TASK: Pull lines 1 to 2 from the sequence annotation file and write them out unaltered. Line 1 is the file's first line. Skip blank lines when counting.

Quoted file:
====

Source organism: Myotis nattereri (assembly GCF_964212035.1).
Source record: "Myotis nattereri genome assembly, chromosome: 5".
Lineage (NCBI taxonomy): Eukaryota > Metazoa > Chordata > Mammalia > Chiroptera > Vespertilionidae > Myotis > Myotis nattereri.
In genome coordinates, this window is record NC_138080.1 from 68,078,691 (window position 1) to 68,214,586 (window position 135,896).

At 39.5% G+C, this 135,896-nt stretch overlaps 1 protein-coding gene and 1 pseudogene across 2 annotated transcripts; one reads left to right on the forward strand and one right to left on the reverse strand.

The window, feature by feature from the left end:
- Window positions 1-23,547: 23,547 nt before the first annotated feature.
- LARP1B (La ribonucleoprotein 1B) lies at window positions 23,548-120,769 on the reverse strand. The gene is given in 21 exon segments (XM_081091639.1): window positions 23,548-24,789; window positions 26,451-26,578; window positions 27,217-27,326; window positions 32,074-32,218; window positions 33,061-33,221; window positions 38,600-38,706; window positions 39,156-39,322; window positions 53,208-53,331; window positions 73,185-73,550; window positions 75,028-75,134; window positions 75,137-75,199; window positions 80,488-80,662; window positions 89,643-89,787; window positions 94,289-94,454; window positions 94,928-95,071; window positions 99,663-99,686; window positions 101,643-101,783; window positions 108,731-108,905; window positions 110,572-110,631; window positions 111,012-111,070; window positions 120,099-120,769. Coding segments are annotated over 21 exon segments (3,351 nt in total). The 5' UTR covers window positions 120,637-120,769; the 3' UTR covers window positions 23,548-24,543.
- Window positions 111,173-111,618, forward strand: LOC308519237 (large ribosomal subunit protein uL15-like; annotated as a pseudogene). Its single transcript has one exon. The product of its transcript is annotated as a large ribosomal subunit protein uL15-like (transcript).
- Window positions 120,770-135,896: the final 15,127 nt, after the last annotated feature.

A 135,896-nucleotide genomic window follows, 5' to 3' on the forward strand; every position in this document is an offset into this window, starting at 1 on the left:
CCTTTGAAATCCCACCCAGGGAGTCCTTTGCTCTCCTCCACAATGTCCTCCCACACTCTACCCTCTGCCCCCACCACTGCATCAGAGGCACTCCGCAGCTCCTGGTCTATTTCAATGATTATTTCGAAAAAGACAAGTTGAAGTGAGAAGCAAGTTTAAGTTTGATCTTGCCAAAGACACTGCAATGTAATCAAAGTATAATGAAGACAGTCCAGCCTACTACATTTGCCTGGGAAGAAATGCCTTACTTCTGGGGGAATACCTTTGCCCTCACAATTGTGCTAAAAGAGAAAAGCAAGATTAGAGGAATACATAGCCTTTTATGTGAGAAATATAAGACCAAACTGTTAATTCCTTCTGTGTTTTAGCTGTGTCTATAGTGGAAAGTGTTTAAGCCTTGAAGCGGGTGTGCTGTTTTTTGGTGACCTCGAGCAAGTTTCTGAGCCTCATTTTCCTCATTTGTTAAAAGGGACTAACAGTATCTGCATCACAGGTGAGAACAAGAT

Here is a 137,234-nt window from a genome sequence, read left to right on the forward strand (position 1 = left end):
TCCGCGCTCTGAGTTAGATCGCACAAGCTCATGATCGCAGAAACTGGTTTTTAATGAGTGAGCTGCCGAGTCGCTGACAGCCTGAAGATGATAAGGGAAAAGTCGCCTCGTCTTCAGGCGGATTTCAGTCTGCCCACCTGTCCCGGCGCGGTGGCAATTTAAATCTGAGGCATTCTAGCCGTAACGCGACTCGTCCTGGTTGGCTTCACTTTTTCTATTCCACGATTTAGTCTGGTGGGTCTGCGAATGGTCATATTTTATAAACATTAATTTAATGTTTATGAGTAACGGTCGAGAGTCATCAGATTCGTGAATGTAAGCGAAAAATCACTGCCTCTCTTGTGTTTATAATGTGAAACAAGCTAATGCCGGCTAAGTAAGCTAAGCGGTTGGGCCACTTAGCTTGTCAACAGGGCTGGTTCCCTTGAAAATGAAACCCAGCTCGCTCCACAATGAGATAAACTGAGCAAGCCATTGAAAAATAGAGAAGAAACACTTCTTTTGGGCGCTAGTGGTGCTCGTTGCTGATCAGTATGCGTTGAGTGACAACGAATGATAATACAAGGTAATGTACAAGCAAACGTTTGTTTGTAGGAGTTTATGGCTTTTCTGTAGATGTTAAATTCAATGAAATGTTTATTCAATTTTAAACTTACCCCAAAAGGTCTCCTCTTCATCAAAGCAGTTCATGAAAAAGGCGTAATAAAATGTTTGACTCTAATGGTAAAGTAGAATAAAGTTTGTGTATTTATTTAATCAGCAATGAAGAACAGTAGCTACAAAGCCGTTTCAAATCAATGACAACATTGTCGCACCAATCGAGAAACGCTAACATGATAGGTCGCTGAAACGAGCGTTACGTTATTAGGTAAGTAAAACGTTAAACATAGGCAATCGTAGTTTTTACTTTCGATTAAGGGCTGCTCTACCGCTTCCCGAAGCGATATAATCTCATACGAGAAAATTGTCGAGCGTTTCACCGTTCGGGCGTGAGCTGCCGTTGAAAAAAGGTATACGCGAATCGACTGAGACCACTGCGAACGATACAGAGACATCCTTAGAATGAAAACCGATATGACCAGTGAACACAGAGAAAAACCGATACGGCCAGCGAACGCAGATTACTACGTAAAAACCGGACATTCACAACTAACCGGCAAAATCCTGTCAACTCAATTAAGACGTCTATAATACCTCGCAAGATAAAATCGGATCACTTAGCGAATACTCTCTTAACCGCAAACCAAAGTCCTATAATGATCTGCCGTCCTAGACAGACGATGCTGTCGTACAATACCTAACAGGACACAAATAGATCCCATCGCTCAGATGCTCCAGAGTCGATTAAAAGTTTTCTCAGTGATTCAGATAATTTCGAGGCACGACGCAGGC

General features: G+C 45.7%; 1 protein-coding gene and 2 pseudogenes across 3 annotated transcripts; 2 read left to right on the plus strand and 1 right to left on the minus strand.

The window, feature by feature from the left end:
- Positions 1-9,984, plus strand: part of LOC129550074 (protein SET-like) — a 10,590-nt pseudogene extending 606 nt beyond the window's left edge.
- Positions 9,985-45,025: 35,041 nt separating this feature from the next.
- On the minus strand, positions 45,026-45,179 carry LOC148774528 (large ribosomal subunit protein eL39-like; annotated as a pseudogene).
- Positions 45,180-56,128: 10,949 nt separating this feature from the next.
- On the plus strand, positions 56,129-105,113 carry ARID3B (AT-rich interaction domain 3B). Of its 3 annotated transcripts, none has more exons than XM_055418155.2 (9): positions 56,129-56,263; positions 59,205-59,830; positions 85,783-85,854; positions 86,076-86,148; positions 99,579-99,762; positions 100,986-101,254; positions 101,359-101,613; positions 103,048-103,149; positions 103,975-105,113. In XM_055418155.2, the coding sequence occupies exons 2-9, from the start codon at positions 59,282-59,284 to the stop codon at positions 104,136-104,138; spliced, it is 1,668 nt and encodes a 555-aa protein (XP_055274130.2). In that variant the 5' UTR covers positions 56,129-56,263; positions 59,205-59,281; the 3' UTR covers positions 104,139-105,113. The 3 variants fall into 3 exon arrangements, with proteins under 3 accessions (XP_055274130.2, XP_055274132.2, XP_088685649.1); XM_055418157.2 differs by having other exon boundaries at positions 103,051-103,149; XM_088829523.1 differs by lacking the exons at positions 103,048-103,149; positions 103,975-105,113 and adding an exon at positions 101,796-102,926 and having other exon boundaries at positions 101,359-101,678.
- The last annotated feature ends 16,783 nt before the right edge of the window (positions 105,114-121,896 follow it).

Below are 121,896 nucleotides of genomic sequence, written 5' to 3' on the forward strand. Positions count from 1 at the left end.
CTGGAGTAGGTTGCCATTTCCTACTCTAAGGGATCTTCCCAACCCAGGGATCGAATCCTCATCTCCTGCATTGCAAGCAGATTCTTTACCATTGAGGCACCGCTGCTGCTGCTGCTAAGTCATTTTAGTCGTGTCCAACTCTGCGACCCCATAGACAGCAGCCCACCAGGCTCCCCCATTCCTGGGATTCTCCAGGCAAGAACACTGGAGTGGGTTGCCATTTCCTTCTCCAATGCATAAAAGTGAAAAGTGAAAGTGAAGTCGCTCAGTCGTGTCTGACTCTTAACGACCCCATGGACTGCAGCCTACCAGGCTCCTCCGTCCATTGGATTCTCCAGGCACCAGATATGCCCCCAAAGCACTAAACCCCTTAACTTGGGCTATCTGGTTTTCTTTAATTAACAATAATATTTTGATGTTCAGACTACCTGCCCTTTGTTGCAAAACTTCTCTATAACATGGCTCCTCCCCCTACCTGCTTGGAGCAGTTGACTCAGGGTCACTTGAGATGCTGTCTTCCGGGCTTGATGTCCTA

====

Source organism: Myotis nattereri (assembly GCF_964212035.1).
Source record: "Myotis nattereri genome assembly, chromosome: 5".